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Ineffectual people: words from Yiddish Login/Join
 
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quote:
"In the vocabulary of character-types, nebekh stands (along with nudnick, shlemiel, shlimazl, shnuk, shmendrick, yold, Chaim Yankel, shlepper) in that pantheon of special Yiddish words coined to describe the ineffectuals of this world.
- Leo Rosten, Treasure for Jewish Quotations
This week we'll enjoy such Yiddish words that have come into English. We'll notice the fine distinctions and gradations of ineffectualness. And we'll take heavily from Rosten's New Joys of Yiddish. (AHD has many of these words, as "slang", but its definitions are vapid and, I think, imprecise.)

Let's start with a matched pair words. Each of these words carries a distinct note of pity, not contempt.

schlemiel – a foolish simpleton, a hard-luck victim type, a born loser. Proverb: "The schlemiel falls on his back and breaks his nose." [Subsidiary meanings: a butterfingered, all-thumbs type; or, a social misfit; or, a pipsqueak, a nobody. Rhymes with "reveal".]
-- Roston: "Can a brilliant or learned man be a schlemiel? Of course he can; man a savant is: the absentminded professor, the impractical genius, are paradigms."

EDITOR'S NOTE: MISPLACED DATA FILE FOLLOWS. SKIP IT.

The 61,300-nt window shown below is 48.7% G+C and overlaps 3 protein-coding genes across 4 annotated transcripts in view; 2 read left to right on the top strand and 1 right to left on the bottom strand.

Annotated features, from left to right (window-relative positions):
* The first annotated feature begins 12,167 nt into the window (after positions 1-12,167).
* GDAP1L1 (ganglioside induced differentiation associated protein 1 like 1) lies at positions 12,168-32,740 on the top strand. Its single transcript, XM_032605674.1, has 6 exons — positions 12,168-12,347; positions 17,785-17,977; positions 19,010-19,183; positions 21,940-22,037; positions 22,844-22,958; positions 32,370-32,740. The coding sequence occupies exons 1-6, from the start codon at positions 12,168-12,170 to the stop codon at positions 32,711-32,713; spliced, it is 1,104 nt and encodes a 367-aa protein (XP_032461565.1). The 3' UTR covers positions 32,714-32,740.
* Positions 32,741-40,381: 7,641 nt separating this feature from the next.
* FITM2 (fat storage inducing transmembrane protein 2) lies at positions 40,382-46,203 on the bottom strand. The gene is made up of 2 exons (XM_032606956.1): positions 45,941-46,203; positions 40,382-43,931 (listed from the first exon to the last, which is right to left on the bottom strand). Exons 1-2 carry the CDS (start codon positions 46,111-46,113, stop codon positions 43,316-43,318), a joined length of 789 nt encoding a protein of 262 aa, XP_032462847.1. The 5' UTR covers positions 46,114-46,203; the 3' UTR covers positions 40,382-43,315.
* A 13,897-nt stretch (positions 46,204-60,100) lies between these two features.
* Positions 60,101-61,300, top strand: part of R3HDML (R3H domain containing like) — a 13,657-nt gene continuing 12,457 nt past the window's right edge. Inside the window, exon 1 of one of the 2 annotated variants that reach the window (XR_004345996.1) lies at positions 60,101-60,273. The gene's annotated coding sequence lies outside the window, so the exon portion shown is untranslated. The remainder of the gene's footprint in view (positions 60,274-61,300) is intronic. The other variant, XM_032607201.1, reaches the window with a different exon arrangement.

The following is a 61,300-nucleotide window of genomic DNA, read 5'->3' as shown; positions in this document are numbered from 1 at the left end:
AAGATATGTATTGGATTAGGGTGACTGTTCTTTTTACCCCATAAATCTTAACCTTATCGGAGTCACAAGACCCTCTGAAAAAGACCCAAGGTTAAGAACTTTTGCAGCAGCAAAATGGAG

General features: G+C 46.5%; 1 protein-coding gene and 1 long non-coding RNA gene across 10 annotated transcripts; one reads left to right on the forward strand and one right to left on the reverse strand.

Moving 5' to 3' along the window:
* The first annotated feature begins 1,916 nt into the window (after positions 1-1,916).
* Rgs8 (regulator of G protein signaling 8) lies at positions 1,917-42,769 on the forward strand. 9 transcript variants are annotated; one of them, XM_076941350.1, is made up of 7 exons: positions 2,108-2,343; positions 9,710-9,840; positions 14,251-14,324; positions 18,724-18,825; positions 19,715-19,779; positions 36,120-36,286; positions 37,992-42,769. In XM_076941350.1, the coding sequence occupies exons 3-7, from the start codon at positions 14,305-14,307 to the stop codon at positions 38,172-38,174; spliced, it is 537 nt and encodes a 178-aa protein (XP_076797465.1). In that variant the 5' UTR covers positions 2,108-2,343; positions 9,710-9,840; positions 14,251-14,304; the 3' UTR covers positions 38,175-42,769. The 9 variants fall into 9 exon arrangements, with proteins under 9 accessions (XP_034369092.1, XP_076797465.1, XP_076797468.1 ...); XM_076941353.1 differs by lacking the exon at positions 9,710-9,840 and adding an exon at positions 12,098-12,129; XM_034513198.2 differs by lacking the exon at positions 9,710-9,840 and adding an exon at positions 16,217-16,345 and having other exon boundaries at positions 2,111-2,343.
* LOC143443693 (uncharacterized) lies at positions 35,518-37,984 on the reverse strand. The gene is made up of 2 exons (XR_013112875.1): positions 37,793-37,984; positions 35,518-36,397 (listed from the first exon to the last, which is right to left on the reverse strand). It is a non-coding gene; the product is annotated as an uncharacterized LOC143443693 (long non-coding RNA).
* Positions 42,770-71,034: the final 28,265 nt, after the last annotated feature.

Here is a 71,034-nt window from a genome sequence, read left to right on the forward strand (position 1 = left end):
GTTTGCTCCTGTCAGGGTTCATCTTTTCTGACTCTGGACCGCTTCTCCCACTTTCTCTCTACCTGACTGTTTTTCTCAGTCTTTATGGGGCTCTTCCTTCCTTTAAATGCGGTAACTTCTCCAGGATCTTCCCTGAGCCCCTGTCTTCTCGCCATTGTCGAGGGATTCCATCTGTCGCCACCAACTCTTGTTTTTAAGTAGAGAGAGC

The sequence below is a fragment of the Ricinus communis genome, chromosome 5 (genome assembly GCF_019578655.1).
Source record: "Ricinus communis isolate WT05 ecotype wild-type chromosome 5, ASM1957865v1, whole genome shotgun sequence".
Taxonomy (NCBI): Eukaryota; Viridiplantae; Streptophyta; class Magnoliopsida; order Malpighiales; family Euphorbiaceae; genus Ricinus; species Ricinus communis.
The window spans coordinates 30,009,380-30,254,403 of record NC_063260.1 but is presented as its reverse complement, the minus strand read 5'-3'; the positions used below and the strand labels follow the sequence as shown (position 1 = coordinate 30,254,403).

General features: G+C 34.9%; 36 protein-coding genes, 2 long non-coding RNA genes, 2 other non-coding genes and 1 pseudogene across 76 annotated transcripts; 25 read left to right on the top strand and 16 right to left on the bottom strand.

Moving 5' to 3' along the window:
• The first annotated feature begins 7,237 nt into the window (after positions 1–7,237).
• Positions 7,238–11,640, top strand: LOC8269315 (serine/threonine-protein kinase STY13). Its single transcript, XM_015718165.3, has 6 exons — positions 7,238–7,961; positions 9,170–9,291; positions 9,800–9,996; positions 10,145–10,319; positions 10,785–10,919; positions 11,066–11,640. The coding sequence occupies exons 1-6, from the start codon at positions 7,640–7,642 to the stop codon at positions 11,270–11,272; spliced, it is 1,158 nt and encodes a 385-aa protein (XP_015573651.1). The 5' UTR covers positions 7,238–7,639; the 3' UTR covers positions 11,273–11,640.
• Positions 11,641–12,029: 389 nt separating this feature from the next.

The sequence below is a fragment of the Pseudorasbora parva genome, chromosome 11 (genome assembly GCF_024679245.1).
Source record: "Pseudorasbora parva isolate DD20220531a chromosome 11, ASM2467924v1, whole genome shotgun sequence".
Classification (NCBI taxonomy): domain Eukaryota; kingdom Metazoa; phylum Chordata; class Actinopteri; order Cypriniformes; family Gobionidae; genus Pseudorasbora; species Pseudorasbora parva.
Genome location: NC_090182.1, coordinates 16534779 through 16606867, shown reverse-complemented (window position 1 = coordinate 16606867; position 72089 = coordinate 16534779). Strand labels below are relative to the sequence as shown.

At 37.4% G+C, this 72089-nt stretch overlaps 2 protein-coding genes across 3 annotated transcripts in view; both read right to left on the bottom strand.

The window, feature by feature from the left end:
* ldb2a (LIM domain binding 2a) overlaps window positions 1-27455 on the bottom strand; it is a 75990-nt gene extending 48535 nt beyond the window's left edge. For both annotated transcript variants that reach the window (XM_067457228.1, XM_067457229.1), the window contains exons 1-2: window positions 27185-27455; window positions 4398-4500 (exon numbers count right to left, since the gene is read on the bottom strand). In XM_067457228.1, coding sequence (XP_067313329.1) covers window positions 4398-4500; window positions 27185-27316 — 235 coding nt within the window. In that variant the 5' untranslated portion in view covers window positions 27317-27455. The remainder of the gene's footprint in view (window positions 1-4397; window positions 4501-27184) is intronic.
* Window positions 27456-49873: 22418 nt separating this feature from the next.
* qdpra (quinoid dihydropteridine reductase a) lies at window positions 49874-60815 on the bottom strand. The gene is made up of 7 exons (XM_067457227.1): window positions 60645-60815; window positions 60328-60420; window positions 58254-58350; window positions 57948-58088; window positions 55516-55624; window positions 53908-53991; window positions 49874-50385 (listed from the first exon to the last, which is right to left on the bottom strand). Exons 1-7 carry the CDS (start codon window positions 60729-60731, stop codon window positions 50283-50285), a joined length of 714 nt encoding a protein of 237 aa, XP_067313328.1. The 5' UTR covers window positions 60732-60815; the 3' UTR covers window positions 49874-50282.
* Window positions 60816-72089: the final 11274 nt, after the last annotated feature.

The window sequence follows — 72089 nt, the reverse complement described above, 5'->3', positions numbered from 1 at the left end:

schlimazel – a chronically unlucky person, for whom nothing seems to turn out well; a born "loser". [Rhymes with "thin nozzle". From German schlimm "bad" + Hebrew mazel "luck".]
Proverbs:
  • When a schlimazel sells umbrellas, the sun comes out.
  • From mazel to schlimazel is but a tiny step; but from schlimazel to mazel – oh, is that far!
The two terms seem similar, but schlemiel carries the concept of maladroit: Rosten explains: "A schlemiel can make a fortune through sheer luck; a schlimazel loses a fortune through bad luck. A gifted, able talented man is no schlemiel, but he may run into such bad luck that he is a schlimazel. A schlemiel is a man who is always spilling hot soup – down the neck of a schlimazel."
 
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A book I read in college written by Adalbert von Chamisso (a French aristocrat born and raised in Berlin, because of the revolution) is called Peter Schlemihls wundersame Geschichte (Peter Schlemihl's Wonderful Story). It's about a young man who sells his shadow to the devil and then wonders why dogs growl at him and children are frightened by him. Chamisso also visited California in 1813 or thereabouts and was the first person to describe the California poppy. He was the botanist on board the Rurik, a Prussian ship contracting to the Russian Empire. It visited Fort Ross in Sonoma county and the Presidio in San Francisco. (When I lived in Bonn, I was pleasantly surprised at the number of Yiddish loanwords in German.)